As an IT manager, you’ve recently harnessed and fully understood (at last) just what virtualization can bring to the average IT department. You’ve been happily creating helpful virtual divisions between your memory areas, processing power, networking controls and additional resources; all of which has consistently led to more efficient IT systems and ways of working. As the IT realm has a habit of doing—just when you’re used to one practice, along comes something new to present something more promising, which in the case of virtualization—is micro-virtualization.
What is micro-virtualization?
Micro-virtualization specifically hones in on applications (along with their processes) abstracting them away from the hardware upon which they run. What this means, in Layman’s terms, is that applications can be operated within completely isolated environments. Which, of course, is the golden goose of IT security.
Micro-virtualization is made possible through specific proprietary software known as a microvisor, developed by Bromium. Most notably their software is consistently regarded as the ultimate option for bolstering the security features that Windows offers up as standard, specifically being able to isolate and eliminate cyber-attacks at industry-leading speed. CEO of Bromium, Ian Pratt explains, “It assures Bromium security products are compatible and complementary to Microsoft’s efforts to enhance security in Windows. Microsoft and Bromine together make Windows endpoints secure, defeating attacks by design and delivering real-time threat insights. We are proud to be working closely with Microsoft to help end the era of enterprise breaches.”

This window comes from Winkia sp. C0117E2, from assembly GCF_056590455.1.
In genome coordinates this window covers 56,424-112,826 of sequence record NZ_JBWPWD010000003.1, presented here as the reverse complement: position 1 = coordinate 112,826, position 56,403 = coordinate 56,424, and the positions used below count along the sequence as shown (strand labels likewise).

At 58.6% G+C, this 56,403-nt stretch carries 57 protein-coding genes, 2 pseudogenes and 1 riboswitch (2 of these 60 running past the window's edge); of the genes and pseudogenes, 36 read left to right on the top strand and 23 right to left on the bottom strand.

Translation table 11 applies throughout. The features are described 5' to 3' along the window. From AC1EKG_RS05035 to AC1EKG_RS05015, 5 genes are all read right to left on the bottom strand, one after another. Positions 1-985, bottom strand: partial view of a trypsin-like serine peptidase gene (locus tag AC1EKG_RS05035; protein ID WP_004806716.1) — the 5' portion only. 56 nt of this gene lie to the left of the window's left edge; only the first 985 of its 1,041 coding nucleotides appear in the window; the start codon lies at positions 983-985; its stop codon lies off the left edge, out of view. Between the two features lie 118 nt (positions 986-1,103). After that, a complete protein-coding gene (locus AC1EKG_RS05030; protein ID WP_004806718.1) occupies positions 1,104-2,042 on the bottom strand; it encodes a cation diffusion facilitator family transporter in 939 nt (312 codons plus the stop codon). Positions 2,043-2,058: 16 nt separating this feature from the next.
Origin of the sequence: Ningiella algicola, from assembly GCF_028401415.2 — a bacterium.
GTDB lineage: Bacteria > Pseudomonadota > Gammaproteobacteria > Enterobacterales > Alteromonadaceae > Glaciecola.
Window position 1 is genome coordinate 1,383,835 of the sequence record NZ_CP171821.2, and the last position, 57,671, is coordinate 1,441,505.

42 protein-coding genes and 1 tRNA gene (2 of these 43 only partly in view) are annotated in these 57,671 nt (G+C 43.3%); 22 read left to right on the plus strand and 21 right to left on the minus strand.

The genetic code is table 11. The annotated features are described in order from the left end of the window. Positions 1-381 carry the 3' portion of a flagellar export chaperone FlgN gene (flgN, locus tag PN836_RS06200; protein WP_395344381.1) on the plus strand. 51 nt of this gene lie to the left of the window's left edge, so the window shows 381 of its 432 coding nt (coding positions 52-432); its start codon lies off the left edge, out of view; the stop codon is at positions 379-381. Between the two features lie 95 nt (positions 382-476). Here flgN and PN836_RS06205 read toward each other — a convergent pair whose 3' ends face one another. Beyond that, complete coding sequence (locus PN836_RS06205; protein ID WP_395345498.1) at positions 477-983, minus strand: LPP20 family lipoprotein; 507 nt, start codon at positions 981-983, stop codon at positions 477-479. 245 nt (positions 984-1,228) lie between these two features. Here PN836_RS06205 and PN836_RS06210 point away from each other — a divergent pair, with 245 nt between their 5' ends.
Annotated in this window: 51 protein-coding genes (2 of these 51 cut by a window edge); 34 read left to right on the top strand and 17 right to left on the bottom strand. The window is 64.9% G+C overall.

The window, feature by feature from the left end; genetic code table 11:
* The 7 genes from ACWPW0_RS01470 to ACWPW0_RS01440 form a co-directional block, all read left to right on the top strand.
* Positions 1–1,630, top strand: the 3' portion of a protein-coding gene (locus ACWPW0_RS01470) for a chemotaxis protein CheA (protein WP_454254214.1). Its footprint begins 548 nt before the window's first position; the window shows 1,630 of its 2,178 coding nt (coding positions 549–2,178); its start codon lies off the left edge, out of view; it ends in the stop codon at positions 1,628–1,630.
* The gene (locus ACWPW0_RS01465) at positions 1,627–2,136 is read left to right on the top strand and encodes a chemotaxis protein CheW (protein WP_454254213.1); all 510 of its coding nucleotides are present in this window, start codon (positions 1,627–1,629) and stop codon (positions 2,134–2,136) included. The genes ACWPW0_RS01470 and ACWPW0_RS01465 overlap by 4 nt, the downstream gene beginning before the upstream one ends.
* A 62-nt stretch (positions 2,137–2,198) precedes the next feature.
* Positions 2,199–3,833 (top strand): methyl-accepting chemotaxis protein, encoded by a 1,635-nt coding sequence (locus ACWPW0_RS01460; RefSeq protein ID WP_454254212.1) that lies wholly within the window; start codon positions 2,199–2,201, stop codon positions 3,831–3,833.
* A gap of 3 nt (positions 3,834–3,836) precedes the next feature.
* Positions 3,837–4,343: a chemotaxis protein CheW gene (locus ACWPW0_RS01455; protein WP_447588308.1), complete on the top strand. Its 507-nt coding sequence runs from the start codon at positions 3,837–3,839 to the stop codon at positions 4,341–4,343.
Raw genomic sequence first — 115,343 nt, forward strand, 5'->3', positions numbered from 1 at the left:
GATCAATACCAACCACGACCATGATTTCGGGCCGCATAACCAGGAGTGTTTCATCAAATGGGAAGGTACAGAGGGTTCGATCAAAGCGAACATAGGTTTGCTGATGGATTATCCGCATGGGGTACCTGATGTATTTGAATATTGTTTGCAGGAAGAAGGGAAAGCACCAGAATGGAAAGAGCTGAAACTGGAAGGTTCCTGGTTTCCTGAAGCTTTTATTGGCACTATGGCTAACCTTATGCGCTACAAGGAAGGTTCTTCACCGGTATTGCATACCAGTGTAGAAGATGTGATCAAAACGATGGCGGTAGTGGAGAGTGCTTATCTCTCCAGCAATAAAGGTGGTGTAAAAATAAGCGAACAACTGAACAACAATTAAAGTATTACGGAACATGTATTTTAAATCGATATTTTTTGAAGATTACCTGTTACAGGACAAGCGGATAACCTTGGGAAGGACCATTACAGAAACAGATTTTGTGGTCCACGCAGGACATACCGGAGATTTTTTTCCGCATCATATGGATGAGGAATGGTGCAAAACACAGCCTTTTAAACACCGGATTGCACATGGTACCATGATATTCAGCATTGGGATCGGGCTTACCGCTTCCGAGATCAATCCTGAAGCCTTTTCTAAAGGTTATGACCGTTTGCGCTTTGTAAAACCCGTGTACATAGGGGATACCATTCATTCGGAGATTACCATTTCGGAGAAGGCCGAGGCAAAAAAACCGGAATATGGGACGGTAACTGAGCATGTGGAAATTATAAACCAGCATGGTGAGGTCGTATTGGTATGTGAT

Why Micro-virtualize your Windows based IT Department?
As even the amateur office IT guy knows, two of the biggest threats to the system are, and always have been, viruses and attacks made possible through the internet and through attachments that are opened by unwitting staff. However that could change, as micro-virtualization is capable of isolating such specific tasks, stopping malware from entering a system at the traditional point of entry.
Unparalleled access to essential application and services
If your IT department is constantly under the Koch with attempting to serve up solid services and application access for a plethora of enterprise wide users, then micro-virtualization may be the answer. In addition, it seems that you may not be alone in facing this situation, with research finding that as many as 90% of corporate apps wind up completely unused.
Micro-virtualization provides for balanced resources where application installations, upgrades and patches can be undertaken seamlessly. So streamline the packaging, delivery and management of applications within the distributed environment, and give your staff back the time and resources that they otherwise spent on tasks such as pulling their hair out over impossible management schedules.
Overcome a world of seriously frustrating compatibility issues
Applications are notorious for interfering with other apps instances that are found upon the average network, which can of course go on to create consistently frustrating compatibility errors. Virtualized apps can be transitioned into single executable files, which then means that nothing is ever installed permanently upon a system which may otherwise have been prone to plenty of network errors and extended downtime.
There’s no IT department within the working world that wouldn’t benefit from freed up time, more productive resources and systems that are more robustly secured from cyber-attacks. Which makes the move to micro-virtualization a must on the every evolving company’s to-do list.